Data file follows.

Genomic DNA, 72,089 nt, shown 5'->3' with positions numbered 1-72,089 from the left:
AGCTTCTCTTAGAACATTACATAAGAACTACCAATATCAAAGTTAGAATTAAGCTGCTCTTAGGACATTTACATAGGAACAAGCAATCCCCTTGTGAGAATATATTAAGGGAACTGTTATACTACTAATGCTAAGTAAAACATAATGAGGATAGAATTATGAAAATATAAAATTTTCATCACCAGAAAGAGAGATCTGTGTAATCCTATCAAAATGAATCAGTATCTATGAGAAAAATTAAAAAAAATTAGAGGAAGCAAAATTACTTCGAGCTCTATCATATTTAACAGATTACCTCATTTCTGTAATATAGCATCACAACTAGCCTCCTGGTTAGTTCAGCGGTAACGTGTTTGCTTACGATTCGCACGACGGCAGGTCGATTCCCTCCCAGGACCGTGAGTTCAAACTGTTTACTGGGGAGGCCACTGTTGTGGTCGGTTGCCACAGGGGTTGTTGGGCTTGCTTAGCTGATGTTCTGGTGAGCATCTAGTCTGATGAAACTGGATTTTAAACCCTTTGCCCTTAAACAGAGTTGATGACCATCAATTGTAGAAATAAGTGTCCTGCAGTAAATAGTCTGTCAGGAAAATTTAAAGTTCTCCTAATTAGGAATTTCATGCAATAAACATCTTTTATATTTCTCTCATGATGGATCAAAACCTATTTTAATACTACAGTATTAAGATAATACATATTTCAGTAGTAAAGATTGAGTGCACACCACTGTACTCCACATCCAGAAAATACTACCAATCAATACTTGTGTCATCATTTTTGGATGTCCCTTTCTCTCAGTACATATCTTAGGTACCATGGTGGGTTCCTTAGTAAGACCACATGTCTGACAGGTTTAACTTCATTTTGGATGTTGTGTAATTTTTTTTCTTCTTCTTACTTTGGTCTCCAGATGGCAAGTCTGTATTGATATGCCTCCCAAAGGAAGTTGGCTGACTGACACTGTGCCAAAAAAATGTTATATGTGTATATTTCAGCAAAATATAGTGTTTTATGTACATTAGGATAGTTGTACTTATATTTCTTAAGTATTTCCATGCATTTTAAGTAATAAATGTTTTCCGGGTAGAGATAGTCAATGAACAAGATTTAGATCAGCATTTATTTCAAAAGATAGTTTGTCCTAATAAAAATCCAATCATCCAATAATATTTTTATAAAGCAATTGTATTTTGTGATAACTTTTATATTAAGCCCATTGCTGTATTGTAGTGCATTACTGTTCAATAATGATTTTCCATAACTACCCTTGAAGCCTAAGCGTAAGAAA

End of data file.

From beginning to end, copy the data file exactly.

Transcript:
Genomic DNA, 72,089 nt, shown 5'->3' with positions numbered 1-72,089 from the left:
AGCTTCTCTTAGAACATTACATAAGAACTACCAATATCAAAGTTAGAATTAAGCTGCTCTTAGGACATTTACATAGGAACAAGCAATCCCCTTGTGAGAATATATTAAGGGAACTGTTATACTACTAATGCTAAGTAAAACATAATGAGGATAGAATTATGAAAATATAAAATTTTCATCACCAGAAAGAGAGATCTGTGTAATCCTATCAAAATGAATCAGTATCTATGAGAAAAATTAAAAAAAATTAGAGGAAGCAAAATTACTTCGAGCTCTATCATATTTAACAGATTACCTCATTTCTGTAATATAGCATCACAACTAGCCTCCTGGTTAGTTCAGCGGTAACGTGTTTGCTTACGATTCGCACGACGGCAGGTCGATTCCCTCCCAGGACCGTGAGTTCAAACTGTTTACTGGGGAGGCCACTGTTGTGGTCGGTTGCCACAGGGGTTGTTGGGCTTGCTTAGCTGATGTTCTGGTGAGCATCTAGTCTGATGAAACTGGATTTTAAACCCTTTGCCCTTAAACAGAGTTGATGACCATCAATTGTAGAAATAAGTGTCCTGCAGTAAATAGTCTGTCAGGAAAATTTAAAGTTCTCCTAATTAGGAATTTCATGCAATAAACATCTTTTATATTTCTCTCATGATGGATCAAAACCTATTTTAATACTACAGTATTAAGATAATACATATTTCAGTAGTAAAGATTGAGTGCACACCACTGTACTCCACATCCAGAAAATACTACCAATCAATACTTGTGTCATCATTTTTGGATGTCCCTTTCTCTCAGTACATATCTTAGGTACCATGGTGGGTTCCTTAGTAAGACCACATGTCTGACAGGTTTAACTTCATTTTGGATGTTGTGTAATTTTTTTTCTTCTTCTTACTTTGGTCTCCAGATGGCAAGTCTGTATTGATATGCCTCCCAAAGGAAGTTGGCTGACTGACACTGTGCCAAAAAAATGTTATATGTGTATATTTCAGCAAAATATAGTGTTTTATGTACATTAGGATAGTTGTACTTATATTTCTTAAGTATTTCCATGCATTTTAAGTAATAAATGTTTTCCGGGTAGAGATAGTCAATGAACAAGATTTAGATCAGCATTTATTTCAAAAGATAGTTTGTCCTAATAAAAATCCAATCATCCAATAATATTTTTATAAAGCAATTGTATTTTGTGATAACTTTTATATTAAGCCCATTGCTGTATTGTAGTGCATTACTGTTCAATAATGATTTTCCATAACTACCCTTGAAGCCTAAGCGTAAGAAA